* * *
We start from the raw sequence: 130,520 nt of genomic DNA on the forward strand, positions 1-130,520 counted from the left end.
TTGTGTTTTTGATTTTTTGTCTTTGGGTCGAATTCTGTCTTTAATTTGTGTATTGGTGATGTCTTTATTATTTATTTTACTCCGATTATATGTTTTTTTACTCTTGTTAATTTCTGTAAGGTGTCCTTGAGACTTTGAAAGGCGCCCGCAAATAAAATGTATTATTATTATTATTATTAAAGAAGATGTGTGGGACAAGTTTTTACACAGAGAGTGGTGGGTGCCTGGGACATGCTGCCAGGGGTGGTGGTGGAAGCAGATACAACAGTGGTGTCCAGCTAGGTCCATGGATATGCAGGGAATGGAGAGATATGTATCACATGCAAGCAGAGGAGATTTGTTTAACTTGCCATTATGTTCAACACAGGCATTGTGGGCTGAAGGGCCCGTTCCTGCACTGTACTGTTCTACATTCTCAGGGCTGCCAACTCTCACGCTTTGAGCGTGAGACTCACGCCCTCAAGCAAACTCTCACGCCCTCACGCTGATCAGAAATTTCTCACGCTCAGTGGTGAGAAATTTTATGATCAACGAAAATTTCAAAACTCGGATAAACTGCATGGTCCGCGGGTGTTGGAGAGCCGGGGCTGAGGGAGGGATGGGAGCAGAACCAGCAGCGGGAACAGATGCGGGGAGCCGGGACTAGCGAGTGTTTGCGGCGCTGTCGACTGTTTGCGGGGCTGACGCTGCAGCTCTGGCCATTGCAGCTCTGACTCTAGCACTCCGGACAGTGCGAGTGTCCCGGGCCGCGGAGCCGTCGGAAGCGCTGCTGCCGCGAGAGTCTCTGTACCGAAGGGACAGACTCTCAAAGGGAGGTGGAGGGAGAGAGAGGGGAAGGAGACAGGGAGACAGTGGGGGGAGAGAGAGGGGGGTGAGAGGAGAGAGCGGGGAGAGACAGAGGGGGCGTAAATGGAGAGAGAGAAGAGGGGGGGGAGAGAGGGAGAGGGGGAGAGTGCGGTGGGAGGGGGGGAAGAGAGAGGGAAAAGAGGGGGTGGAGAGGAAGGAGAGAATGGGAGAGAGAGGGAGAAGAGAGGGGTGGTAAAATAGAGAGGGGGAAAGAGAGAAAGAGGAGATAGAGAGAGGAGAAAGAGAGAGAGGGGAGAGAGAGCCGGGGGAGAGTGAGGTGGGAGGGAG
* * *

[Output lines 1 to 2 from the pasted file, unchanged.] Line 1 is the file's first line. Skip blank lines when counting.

We start from the raw sequence: 130,520 nt of genomic DNA on the forward strand, positions 1-130,520 counted from the left end.
TTGTGTTTTTGATTTTTTGTCTTTGGGTCGAATTCTGTCTTTAATTTGTGTATTGGTGATGTCTTTATTATTTATTTTACTCCGATTATATGTTTTTTTACTCTTGTTAATTTCTGTAAGGTGTCCTTGAGACTTTGAAAGGCGCCCGCAAATAAAATGTATTATTATTATTATTATTAAAGAAGATGTGTGGGACAAGTTTTTACACAGAGAGTGGTGGGTGCCTGGGACATGCTGCCAGGGGTGGTGGTGGAAGCAGATACAACAGTGGTGTCCAGCTAGGTCCATGGATATGCAGGGAATGGAGAGATATGTATCACATGCAAGCAGAGGAGATTTGTTTAACTTGCCATTATGTTCAACACAGGCATTGTGGGCTGAAGGGCCCGTTCCTGCACTGTACTGTTCTACATTCTCAGGGCTGCCAACTCTCACGCTTTGAGCGTGAGACTCACGCCCTCAAGCAAACTCTCACGCCCTCACGCTGATCAGAAATTTCTCACGCTCAGTGGTGAGAAATTTTATGATCAACGAAAATTTCAAAACTCGGATAAACTGCATGGTCCGCGGGTGTTGGAGAGCCGGGGCTGAGGGAGGGATGGGAGCAGAACCAGCAGCGGGAACAGATGCGGGGAGCCGGGACTAGCGAGTGTTTGCGGCGCTGTCGACTGTTTGCGGGGCTGACGCTGCAGCTCTGGCCATTGCAGCTCTGACTCTAGCACTCCGGACAGTGCGAGTGTCCCGGGCCGCGGAGCCGTCGGAAGCGCTGCTGCCGCGAGAGTCTCTGTACCGAAGGGACAGACTCTCAAAGGGAGGTGGAGGGAGAGAGAGGGGAAGGAGACAGGGAGACAGTGGGGGGAGAGAGAGGGGGGTGAGAGGAGAGAGCGGGGAGAGACAGAGGGGGCGTAAATGGAGAGAGAGAAGAGGGGGGGGAGAGAGGGAGAGGGGGAGAGTGCGGTGGGAGGGGGGGAAGAGAGAGGGAAAAGAGGGGGTGGAGAGGAAGGAGAGAATGGGAGAGAGAGGGAGAAGAGAGGGGTGGTAAAATAGAGAGGGGGAAAGAGAGAAAGAGGAGATAGAGAGAGGAGAAAGAGAGAGAGGGGAGAGAGAGCCGGGGGAGAGTGAGGTGGGAGGGAG